Health literacy is the ability to obtain, process, and understand basic health information and services to make appropriate health decisions. Health literacy goes beyond simple literacy and the ability to read and write information provided to you, but rather encompasses social and individual factors, listening and speaking skills, numerical and mathematical knowledge, and conceptual knowledge in addition to basic reading and writing skills. An estimated 90 million Americans are considered to have limited health literacy and only 12% of Americans have the health literacy skill to perform complex health tasks [1-2]. A health literate society could save excess health care costs estimated between $106-239 billion annually . (See Footnotes)
Always Use Teach-Back Toolkit (Link)
The purpose of the "Always Use Teach-back!" Toolkit is to help all healthcare providers learn to use teach-back—every time it is indicated—to support patients and families throughout the care continuum, especially during transitions between health care settings. It combines health literacy principles of plain language and using teach-back to confirm understanding, with behavior change principles of coaching to new habits and adapting systems to promote consistent use of key practices.
Health Literacy (Video)
The American College of Physicians (ACP) developed this video to review issues involved with health literacy.
Improving Health Literacy for Older Adults (PDF)
The Centers for Disease Control and Prevention (CDC) convened an expert panel on improving health literacy in older adults to develop an agenda that will improve health literacy for all U.S. population groups. Providers are encouraged to really focus on helping the elderly since they have the lowest relative health literacy for any population group in the United States.
Path to Improvement (PDF)
Providers can use this six step guideline, from the North Carolina Program on Health Literacy, to address health literacy within their organization.
Plain Language (Link)
This website is a great tool for providers that can help them communicate complex medical information to their patients. The "Tips & Tools" section is especially helpful.
Simply Put: A Guide for Creating Easy-to-Understand Materials (PDF)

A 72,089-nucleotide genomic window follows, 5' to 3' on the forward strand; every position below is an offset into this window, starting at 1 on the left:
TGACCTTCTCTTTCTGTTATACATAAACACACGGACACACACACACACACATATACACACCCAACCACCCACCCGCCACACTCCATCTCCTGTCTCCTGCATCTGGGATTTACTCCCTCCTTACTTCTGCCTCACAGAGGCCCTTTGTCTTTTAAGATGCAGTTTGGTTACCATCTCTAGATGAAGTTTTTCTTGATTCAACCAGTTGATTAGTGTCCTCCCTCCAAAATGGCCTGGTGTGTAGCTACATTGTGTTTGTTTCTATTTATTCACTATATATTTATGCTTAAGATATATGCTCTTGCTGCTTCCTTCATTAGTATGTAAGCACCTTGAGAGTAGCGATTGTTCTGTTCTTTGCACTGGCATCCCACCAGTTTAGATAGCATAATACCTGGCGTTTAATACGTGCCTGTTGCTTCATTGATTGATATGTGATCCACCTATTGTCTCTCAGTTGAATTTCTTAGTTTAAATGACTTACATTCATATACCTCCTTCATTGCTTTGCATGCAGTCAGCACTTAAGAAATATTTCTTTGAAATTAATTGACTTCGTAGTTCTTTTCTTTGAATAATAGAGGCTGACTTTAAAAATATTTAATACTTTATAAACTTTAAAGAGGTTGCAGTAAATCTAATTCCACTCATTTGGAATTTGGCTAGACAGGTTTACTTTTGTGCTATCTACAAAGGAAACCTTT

The CDC offers a guide to help providers transform complicated scientific and technical information into communication materials that general audiences can relate to and understand.
Ten Attributes of Health Literate Health Care Organizations (PDF)
This article describes ten attributes of health literate health care organizations that providers can use to help improve health literacy in their respective organizations.
How to Communicate so Your Patients Understand (PDF)
The Kentucky Hospital Association created this printable brochure to help providers improve communication methods when discussing medical treatment and care with patients.
Health Literacy Infographic (PDF)
This infographic, from Communicate Health, offers an easy way to understand the issues surrounding health literacy within our society.
Health Literacy for Older Adults (PDF)
Providers can use this self-assessment, from the CDC, to check how well they are doing in addressing health literacy issues with older adult patients.
Rapid Estimate of Adult Literacy in Medicine (REALM-SF) (PDF)
The REALM short form can be used by clinicians to evaluate the health literacy levels of each patient. Please follow this link for how to use the form on the AHRQ website.
Short Assessment of Health Literacy for Spanish Adults (SAHLSA-50) (PDF)
This health literacy assessment tool was designed for providers to assess a Spanish-speaking adult’s health literacy level. Please follow this link for how to use the form on the AHRQ website.
Institute of Medicine. (2004). Health literacy a prescription to end confusion. Washington, D.C.: National Academies Press.
Kutner, et al. (2006). The Health Literacy of America’s Adults: Results From the 2003 National Assessment of Adult Literacy.
Vernon, J. A., Trujillo, A., Rosenbaum, S., & DeBuono, B. (2007). Low health literacy: Implications for national health policy. Washington, DC: Department of Health Policy, School of Public Health and Health Services, The George Washington University.